By: Will Martin and Bill Gifford
A broker-in-charge recently called with concerns about whether his firm had handled a multiple offer situation properly. An offer had come in on one of the firm’s listings from a buyer represented by an agent with another firm (we’ll call the buyer agent “Frank”). The property was priced to sell.
The buyer’s initial offer was for full price but was contingent on the sale and closing of the buyer’s existing home. Following oral negotiations, Frank submitted a second offer from his client for full price but without the contingency. The listing agent (who we’ll refer to as “Jane”) contacted Frank and told him that his buyer’s second offer was acceptable and that she had set up an appointment for the sellers to come in and sign it the next afternoon. Shortly after her conversation with Frank, a buyer client of Jane’s (who we’ll call “John”) called to ask about the property. Jane had been working with John, but hadn’t bothered contacting him about this particular property because it was well outside the parameters he and Jane had established regarding the type of property he was looking for. John had seen Jane’s sign in the yard when he had driven by the property and had instantly taken a liking to it.
Jane told John the sellers had verbally agreed to sell the property to another buyer. John asked whether the sellers could consider another offer if they hadn’t signed a contract and Jane told him that they could if they wanted to. She contacted the sellers and they indicated they would consider another offer. Jane showed John the property later that day. She did not disclose any terms of the first buyer’s offer to John. John loved the property and, without advice from Jane, asked Jane to prepare an offer on the property for five thousand dollars above the list price. Jane called Frank to tell him another buyer had just made an offer on the property, and asked Frank whether his client would like to make another offer. After speaking with his client, Frank called Jane back to say that his client was not interested in making another offer. Frank did not ask whether or by whom the other buyer was represented and Jane did not volunteer that information. Jane presented both offers to the sellers when they came in the next afternoon at the appointed time. The sellers decided to accept the offer from Jane’s client, John. Jane promptly communicated the sellers’ acceptance of John’s offer to Frank.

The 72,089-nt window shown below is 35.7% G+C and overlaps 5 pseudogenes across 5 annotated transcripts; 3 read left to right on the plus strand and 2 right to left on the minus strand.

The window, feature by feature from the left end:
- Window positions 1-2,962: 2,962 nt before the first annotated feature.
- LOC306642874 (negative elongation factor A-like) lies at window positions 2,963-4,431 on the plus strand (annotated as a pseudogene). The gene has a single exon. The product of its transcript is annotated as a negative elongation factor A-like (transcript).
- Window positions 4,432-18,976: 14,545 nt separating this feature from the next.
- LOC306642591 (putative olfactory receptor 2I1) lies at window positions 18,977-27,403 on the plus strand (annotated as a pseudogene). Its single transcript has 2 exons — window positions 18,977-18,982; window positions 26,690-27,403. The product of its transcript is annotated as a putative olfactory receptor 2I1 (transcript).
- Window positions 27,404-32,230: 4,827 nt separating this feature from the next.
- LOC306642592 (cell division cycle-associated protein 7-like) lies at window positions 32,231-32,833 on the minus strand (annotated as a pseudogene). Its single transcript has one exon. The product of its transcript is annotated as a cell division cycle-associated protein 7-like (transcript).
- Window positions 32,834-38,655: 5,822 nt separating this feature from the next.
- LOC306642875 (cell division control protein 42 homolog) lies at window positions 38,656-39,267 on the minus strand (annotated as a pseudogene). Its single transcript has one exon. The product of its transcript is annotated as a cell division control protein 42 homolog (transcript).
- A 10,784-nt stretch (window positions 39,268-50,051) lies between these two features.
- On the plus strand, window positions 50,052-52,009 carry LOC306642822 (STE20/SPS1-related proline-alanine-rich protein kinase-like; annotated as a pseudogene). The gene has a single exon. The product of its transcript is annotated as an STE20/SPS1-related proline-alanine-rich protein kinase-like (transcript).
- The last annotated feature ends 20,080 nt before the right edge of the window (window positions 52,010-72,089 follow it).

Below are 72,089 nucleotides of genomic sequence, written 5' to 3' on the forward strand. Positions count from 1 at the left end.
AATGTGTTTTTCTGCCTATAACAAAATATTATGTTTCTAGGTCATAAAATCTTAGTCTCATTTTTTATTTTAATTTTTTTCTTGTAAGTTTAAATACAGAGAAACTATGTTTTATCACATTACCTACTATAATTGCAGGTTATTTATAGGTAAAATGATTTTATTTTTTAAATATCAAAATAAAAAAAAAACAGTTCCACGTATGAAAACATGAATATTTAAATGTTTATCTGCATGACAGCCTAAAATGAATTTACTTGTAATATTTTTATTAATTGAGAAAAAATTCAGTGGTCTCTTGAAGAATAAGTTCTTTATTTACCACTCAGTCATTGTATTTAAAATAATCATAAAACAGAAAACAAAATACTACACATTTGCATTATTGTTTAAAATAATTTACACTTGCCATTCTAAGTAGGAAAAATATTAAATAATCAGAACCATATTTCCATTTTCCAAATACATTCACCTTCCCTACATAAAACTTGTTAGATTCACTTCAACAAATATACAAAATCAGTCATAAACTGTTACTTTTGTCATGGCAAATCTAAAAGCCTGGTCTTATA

In response to Frank’s question, Jane confirmed that she represented John. Frank became very angry and hung up on Jane. He called her back later to say that his buyer was extremely upset and was going to see a lawyer. Frank said that Jane should have told John the property had already been sold, and that she should have told Frank up front that she represented John.
The broker-in-charge asked us what Jane should have told Bill under these circumstances. Should she have said that the property was not yet under contract? Or should she have said that it was already sold, as Frank had suggested?
The answer is that Jane did the correct thing when she said that there was merely a verbal agreement to sell the property. A statement that the property had been sold would have been a false statement that may have violated duties Jane owed to her seller clients and to Bill. Furthermore, because Frank had not asked, Jane had not been under any ethical duty to disclose that the other offer had been submitted by her client, according to Standard of Practice 1-15 of the Code of Ethics.
While Jane handled the situation correctly, there are a few additional things that agents should consider doing to best manage a multiple offer situation. Agents should consider going over the Real Estate Commission’s Q&A on Offer and Acceptance (available on the Commission’s website at www.ncrec.gov), or something like it, with their clients before offers are submitted to educate them about the contract-formation process. When Jane called Frank to tell him that the sellers would be coming to her office the next day to sign the offer, it would have been helpful for her to remind him that the verbal agreement would not become a binding contract until it had been signed by her clients and their acceptance communicated to Frank. Until those things had occurred, Frank’s client could have revoked the offer or Jane’s clients could have accepted an offer from someone else or even decided not to sell. Also, unless the sellers objected, it would have been helpful for Jane to have suggested that Frank present his client’s offer to the sellers directly, with Jane in attendance, as permitted under MLS rules, and for a different agent in Jane’s firm to have presented the offer from Jane’s client to the sellers.
While these measures may well not eliminate suspicions of unfair treatment by a buyer who loses out to an “in-house” offer, they should help establish that the firm handled the situation fairly.